"Piano/Sonatas/Beethoven/Moonshine Sonata", etc. So, you may call me a fan
of the general idea to have many metadata dimensions.

I'm not sure it happens as often for software modules, though. For Java,
there's a kind of implicit ordering between metadata: author is before. The
thing is, often times the hierarchy below the author is author-specific and
cannot be generalized to other authors. So it makes sense to be last, in my
opinion. Unlike music where genre, instrument and author are really
orthogonal to each other. Maybe version can be used to allow the same
library to be linked twice with two different versions in the same software,
but this looks like an odd case. We should check that there are no other
ways of solving the "two different library versions linkage" problem...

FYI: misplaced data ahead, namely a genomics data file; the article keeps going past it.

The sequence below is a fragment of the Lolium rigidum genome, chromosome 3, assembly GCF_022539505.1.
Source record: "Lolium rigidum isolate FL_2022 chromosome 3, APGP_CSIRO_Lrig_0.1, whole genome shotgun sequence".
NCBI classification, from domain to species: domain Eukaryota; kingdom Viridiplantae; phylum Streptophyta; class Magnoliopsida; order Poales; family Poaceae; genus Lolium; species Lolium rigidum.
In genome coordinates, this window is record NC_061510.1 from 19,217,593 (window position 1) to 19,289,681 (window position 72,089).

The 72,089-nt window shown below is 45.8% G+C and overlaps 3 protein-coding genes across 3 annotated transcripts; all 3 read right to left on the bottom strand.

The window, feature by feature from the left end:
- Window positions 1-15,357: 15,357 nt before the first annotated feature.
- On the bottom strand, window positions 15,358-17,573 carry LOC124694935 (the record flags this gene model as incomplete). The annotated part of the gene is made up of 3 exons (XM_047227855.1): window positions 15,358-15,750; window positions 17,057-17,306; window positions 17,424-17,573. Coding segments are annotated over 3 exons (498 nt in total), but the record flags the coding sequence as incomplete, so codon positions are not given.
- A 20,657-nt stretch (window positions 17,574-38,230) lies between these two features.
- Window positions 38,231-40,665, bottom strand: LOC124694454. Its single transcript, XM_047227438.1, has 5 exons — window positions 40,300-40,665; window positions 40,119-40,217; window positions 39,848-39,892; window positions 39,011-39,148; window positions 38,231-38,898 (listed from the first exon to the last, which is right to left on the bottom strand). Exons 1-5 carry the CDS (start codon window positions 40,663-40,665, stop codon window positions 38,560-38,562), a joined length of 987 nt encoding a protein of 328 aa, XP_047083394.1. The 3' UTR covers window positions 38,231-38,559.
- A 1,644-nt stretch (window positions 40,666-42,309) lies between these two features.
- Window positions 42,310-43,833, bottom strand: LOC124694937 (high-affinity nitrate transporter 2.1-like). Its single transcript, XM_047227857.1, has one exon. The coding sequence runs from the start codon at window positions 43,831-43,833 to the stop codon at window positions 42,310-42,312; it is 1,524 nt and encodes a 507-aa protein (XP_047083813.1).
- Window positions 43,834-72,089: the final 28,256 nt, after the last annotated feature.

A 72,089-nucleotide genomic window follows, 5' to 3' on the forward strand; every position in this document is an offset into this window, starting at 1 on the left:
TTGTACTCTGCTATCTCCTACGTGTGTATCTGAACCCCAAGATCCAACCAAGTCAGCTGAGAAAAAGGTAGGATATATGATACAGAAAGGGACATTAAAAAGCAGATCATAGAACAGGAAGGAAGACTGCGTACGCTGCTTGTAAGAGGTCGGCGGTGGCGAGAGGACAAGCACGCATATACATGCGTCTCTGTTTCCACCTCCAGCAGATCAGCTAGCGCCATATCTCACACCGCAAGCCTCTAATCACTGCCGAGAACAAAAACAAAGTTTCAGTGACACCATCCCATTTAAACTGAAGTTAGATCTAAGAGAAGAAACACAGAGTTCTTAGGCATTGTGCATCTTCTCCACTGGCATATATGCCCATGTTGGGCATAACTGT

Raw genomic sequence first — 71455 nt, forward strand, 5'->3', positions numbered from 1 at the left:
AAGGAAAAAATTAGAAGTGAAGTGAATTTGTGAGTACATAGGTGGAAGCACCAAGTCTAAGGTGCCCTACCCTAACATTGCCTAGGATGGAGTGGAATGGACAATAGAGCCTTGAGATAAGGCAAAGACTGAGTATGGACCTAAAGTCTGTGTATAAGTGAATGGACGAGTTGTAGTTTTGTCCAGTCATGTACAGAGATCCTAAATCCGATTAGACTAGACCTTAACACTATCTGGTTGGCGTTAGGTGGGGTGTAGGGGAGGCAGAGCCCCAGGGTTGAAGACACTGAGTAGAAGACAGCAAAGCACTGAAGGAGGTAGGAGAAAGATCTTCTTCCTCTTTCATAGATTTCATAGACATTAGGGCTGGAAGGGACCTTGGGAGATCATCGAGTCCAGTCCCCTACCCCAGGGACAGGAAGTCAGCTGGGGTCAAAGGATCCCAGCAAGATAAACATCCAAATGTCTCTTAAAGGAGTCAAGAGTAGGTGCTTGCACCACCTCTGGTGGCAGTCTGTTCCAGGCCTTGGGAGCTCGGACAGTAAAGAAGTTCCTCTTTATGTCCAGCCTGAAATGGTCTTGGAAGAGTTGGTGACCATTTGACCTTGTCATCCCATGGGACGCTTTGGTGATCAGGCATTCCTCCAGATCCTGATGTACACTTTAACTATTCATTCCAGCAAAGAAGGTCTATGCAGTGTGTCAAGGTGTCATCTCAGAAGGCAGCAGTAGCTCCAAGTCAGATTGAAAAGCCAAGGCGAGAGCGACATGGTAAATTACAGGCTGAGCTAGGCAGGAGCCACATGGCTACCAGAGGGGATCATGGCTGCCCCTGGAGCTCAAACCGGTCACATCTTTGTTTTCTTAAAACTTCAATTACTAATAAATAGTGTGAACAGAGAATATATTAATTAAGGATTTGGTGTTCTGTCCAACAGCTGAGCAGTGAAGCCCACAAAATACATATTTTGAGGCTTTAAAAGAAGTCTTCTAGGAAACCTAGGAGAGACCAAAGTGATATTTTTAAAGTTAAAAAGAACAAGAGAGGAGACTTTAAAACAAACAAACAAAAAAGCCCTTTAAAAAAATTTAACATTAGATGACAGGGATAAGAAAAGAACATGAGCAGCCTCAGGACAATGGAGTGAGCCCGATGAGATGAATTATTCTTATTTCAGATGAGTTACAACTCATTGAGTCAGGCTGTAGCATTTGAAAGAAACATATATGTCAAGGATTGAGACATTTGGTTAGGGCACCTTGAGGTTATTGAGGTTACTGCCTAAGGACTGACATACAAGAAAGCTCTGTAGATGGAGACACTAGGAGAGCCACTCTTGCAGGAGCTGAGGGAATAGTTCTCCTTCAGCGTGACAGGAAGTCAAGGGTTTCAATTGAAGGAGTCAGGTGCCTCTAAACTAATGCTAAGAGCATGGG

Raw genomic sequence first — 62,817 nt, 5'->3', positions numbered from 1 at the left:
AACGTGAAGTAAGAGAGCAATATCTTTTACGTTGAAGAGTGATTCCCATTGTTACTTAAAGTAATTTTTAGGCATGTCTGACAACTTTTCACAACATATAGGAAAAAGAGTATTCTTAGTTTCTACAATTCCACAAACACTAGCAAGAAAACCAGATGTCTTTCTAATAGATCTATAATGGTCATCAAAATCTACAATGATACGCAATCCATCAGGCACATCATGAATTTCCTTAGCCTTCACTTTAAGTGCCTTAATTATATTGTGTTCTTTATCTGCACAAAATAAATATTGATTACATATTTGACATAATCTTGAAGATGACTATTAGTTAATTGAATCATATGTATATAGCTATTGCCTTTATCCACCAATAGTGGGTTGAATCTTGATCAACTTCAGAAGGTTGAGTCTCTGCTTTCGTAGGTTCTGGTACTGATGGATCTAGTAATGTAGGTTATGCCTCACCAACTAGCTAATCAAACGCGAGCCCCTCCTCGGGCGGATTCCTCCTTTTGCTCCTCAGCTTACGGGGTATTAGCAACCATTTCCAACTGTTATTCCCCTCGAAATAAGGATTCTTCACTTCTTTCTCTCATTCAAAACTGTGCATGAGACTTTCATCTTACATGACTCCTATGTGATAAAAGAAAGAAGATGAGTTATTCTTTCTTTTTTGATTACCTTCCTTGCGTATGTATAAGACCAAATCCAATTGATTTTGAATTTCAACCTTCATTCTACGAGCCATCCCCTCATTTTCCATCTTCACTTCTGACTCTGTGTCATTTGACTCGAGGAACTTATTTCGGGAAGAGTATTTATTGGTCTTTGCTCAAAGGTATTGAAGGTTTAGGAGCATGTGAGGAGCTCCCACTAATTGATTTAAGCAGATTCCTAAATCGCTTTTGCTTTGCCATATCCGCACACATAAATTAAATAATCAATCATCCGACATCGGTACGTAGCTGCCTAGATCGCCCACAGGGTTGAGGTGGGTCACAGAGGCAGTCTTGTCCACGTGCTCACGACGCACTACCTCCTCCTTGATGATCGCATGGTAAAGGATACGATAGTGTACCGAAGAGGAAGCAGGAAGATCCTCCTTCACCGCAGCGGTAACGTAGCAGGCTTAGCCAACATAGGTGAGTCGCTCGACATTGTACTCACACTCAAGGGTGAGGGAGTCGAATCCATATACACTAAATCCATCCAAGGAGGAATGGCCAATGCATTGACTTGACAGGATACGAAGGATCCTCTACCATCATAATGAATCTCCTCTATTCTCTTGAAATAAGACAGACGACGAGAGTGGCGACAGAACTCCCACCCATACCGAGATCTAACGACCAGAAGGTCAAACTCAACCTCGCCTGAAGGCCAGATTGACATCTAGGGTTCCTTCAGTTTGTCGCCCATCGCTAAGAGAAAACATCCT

What I think we should not do is succomb to the "NIH syndrom." Let's be
honest: I see many criticism of Java's "simple and stupid" package model,
but I don't really understand: hasn't the Java community pretty much scaled
up and avoided the nameclash problem? I can certainly see shortcomings in
the Java approach, but anyone calling that a failure would be simply
negating the reality that there are millions of Java developers and that
namespace clash is not a problem there -- vs. how many O'CaML developers and
already lots of nameclash? Let's not be afraid or shameful to simply copy
what's working elsewhere.

Note for perl fans out there, I am considering Java and Perl's technical
solutions for namespaces to be roughly isomorphic. The naming policies are